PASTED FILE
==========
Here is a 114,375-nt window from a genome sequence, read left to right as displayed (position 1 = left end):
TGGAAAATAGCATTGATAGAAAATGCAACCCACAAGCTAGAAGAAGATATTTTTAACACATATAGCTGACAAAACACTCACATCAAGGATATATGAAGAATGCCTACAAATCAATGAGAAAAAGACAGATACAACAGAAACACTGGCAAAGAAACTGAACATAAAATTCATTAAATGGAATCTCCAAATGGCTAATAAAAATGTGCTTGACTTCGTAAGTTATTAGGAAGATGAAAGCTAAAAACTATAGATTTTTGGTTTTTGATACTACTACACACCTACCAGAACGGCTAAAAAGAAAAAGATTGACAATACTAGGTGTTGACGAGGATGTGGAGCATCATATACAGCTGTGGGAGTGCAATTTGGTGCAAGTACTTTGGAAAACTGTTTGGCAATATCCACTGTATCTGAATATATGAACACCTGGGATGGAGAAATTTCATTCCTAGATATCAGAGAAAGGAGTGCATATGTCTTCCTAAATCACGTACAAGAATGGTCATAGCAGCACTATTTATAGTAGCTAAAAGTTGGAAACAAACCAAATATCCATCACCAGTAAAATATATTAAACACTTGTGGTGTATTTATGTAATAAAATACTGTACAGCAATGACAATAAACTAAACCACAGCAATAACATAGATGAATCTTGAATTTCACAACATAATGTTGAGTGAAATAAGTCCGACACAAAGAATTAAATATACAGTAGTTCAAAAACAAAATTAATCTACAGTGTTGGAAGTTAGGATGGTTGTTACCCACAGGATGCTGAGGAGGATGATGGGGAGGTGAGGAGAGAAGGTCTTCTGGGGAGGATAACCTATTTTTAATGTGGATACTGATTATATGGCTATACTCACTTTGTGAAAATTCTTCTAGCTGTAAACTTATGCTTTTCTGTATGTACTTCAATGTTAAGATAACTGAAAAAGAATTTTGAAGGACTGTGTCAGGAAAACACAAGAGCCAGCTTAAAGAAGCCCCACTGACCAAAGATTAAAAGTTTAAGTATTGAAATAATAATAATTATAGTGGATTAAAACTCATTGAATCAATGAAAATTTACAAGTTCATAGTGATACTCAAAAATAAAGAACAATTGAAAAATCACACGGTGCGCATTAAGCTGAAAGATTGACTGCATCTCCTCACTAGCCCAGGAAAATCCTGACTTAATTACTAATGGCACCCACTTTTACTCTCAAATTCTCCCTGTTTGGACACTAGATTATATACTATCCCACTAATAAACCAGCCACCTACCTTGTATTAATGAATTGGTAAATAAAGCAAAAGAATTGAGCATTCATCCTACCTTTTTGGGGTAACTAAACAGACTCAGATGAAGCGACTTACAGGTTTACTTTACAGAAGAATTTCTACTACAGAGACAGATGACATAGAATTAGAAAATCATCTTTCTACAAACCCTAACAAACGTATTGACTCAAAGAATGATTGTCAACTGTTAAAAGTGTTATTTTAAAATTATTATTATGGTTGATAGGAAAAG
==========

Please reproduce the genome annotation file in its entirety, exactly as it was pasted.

Here is a 114,375-nt window from a genome sequence, read left to right as displayed (position 1 = left end):
TGGAAAATAGCATTGATAGAAAATGCAACCCACAAGCTAGAAGAAGATATTTTTAACACATATAGCTGACAAAACACTCACATCAAGGATATATGAAGAATGCCTACAAATCAATGAGAAAAAGACAGATACAACAGAAACACTGGCAAAGAAACTGAACATAAAATTCATTAAATGGAATCTCCAAATGGCTAATAAAAATGTGCTTGACTTCGTAAGTTATTAGGAAGATGAAAGCTAAAAACTATAGATTTTTGGTTTTTGATACTACTACACACCTACCAGAACGGCTAAAAAGAAAAAGATTGACAATACTAGGTGTTGACGAGGATGTGGAGCATCATATACAGCTGTGGGAGTGCAATTTGGTGCAAGTACTTTGGAAAACTGTTTGGCAATATCCACTGTATCTGAATATATGAACACCTGGGATGGAGAAATTTCATTCCTAGATATCAGAGAAAGGAGTGCATATGTCTTCCTAAATCACGTACAAGAATGGTCATAGCAGCACTATTTATAGTAGCTAAAAGTTGGAAACAAACCAAATATCCATCACCAGTAAAATATATTAAACACTTGTGGTGTATTTATGTAATAAAATACTGTACAGCAATGACAATAAACTAAACCACAGCAATAACATAGATGAATCTTGAATTTCACAACATAATGTTGAGTGAAATAAGTCCGACACAAAGAATTAAATATACAGTAGTTCAAAAACAAAATTAATCTACAGTGTTGGAAGTTAGGATGGTTGTTACCCACAGGATGCTGAGGAGGATGATGGGGAGGTGAGGAGAGAAGGTCTTCTGGGGAGGATAACCTATTTTTAATGTGGATACTGATTATATGGCTATACTCACTTTGTGAAAATTCTTCTAGCTGTAAACTTATGCTTTTCTGTATGTACTTCAATGTTAAGATAACTGAAAAAGAATTTTGAAGGACTGTGTCAGGAAAACACAAGAGCCAGCTTAAAGAAGCCCCACTGACCAAAGATTAAAAGTTTAAGTATTGAAATAATAATAATTATAGTGGATTAAAACTCATTGAATCAATGAAAATTTACAAGTTCATAGTGATACTCAAAAATAAAGAACAATTGAAAAATCACACGGTGCGCATTAAGCTGAAAGATTGACTGCATCTCCTCACTAGCCCAGGAAAATCCTGACTTAATTACTAATGGCACCCACTTTTACTCTCAAATTCTCCCTGTTTGGACACTAGATTATATACTATCCCACTAATAAACCAGCCACCTACCTTGTATTAATGAATTGGTAAATAAAGCAAAAGAATTGAGCATTCATCCTACCTTTTTGGGGTAACTAAACAGACTCAGATGAAGCGACTTACAGGTTTACTTTACAGAAGAATTTCTACTACAGAGACAGATGACATAGAATTAGAAAATCATCTTTCTACAAACCCTAACAAACGTATTGACTCAAAGAATGATTGTCAACTGTTAAAAGTGTTATTTTAAAATTATTATTATGGTTGATAGGAAAAG